Among the most prominent bills in the suite of 15 housing-related bills enacted last year, SB 35 attempts to add meaning to the state’s Regional Housing Needs Allocation. Traditionally, the Department of Housing and Community Development has set RHNA targets for housing production in every city in the state, but cities that failed to approve — much less zone for — the allocations essentially faced no consequences. SB 35 requires cities that are out of compliance with RHNA to streamline their approvals for certain housing developments by-right, provided that the developments include housing earmarked for low-income residents.
SB 35 takes away a degree of local control. Some local stakeholders welcome it.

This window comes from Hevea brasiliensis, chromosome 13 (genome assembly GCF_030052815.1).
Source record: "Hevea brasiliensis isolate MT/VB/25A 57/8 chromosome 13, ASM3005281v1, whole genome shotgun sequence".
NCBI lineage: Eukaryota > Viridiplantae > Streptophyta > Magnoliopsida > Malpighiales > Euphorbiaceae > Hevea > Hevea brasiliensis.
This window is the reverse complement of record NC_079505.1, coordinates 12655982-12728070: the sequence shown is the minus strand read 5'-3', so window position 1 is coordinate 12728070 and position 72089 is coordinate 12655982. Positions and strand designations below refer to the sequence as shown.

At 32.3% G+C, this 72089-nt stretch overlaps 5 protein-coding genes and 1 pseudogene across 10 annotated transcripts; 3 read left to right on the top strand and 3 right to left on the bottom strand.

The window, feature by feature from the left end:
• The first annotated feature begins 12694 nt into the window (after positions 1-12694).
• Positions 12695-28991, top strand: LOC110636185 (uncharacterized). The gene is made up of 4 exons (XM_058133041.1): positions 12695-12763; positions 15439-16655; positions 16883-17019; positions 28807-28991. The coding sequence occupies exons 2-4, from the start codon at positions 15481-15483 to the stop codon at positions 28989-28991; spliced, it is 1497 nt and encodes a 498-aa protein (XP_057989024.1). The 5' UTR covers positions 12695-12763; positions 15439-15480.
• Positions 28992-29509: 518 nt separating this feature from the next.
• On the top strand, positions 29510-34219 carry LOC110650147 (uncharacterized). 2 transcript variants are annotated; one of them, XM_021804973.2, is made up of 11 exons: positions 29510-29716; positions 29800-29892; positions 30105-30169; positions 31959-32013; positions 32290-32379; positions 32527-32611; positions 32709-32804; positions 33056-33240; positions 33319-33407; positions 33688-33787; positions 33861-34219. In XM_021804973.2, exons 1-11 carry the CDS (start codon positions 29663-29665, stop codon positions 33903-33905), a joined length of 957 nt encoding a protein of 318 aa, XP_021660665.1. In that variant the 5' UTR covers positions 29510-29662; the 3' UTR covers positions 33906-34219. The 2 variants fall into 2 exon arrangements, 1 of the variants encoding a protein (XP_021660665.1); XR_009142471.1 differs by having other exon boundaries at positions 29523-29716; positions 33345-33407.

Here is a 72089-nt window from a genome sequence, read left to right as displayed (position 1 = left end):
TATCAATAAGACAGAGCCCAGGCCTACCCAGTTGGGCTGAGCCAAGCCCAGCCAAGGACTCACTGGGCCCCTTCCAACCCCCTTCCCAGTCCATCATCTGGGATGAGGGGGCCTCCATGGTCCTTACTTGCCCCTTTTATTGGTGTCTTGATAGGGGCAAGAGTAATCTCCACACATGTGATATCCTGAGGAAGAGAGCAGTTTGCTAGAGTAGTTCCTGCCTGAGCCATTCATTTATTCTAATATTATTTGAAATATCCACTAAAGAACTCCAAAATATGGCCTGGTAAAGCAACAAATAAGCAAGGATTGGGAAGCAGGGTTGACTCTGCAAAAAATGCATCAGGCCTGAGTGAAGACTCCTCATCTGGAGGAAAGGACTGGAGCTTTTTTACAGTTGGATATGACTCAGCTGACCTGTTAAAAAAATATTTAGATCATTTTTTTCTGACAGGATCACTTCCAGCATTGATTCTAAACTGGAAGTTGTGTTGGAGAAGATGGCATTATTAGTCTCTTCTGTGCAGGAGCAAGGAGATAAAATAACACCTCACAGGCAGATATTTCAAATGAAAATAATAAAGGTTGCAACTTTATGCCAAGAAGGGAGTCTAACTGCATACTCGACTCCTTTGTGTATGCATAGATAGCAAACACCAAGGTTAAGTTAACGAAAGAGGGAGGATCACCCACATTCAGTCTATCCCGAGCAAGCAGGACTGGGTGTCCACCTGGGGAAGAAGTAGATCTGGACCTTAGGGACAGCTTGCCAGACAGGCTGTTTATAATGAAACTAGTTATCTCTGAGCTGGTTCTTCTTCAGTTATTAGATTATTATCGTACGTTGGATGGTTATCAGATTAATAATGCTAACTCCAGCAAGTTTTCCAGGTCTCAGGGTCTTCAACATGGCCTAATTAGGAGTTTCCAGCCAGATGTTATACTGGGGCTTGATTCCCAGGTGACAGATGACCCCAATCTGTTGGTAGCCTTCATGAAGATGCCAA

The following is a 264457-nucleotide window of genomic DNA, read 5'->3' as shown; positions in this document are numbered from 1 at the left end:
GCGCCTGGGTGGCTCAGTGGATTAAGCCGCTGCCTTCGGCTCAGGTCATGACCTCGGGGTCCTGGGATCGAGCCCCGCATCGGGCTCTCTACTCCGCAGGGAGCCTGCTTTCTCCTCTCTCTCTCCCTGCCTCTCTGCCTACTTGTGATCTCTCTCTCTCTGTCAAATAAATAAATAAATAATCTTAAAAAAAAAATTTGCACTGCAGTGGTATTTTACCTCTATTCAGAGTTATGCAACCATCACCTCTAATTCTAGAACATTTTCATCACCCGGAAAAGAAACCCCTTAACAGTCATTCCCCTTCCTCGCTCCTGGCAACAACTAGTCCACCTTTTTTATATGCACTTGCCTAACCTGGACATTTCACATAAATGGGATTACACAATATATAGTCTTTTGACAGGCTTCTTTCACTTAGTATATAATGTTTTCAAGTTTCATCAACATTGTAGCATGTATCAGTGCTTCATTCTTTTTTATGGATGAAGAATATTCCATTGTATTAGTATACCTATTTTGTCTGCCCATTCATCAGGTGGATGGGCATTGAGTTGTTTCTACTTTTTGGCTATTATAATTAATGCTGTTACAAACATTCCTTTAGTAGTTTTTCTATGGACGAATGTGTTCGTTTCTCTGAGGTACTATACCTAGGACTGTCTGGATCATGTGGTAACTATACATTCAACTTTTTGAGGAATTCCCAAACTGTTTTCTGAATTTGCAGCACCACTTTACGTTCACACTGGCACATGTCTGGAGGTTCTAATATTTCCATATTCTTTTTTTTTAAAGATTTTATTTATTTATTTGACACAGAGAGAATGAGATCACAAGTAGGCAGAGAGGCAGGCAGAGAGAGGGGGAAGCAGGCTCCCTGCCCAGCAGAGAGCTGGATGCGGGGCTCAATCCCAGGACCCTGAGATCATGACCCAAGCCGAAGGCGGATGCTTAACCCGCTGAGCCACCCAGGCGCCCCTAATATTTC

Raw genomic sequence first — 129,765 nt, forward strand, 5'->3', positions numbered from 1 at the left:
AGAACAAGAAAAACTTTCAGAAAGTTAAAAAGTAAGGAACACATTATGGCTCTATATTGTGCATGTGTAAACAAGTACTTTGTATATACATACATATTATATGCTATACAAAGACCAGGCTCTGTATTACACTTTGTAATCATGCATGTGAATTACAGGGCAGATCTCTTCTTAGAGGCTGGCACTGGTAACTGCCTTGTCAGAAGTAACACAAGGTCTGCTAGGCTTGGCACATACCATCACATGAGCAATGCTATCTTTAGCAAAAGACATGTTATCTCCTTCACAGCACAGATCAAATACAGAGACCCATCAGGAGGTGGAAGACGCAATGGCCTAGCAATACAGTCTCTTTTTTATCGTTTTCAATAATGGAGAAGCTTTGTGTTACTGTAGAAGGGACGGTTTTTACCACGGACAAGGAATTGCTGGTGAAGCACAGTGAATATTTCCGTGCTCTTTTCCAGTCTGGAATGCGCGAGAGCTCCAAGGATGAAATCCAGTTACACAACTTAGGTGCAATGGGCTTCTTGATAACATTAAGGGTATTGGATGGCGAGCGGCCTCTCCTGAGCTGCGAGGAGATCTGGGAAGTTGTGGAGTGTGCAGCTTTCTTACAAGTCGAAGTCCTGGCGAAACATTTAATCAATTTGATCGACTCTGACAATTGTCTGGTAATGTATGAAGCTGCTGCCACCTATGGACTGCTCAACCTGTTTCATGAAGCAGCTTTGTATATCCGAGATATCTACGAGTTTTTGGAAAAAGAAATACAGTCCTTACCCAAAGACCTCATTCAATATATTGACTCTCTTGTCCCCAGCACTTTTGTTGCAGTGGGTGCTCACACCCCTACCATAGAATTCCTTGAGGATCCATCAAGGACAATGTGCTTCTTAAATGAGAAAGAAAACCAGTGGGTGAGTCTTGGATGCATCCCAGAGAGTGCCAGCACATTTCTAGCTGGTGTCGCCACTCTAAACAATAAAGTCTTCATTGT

Geoff Paulsen, chair of the Cupertino Planning Commission, said he is “pumped” about the Vallco proposal, and he “enthusiastically endorse(s)" the use of SB 35.
“We've been held hostage by the NIMBY element, which is just afraid of change,” said Paulsen, speaking as a private citizen and not in his official capacity as planning commissioner. “Let each city have its design input but not let each city have the control of stopping people from being afford a place to live."
Earlier this year, HCD published a list cities that have not fulfilled their RHNA obligations. Only 13 cities and counties avoided the list while 378, including Cupertino, received some level of censure. The city’s most recent housing report shows that only 199 units of the 1,064 in the city’s RHNA have been permitted; the city has permitted none of its allocated 563 units for low- and very-low-income residents.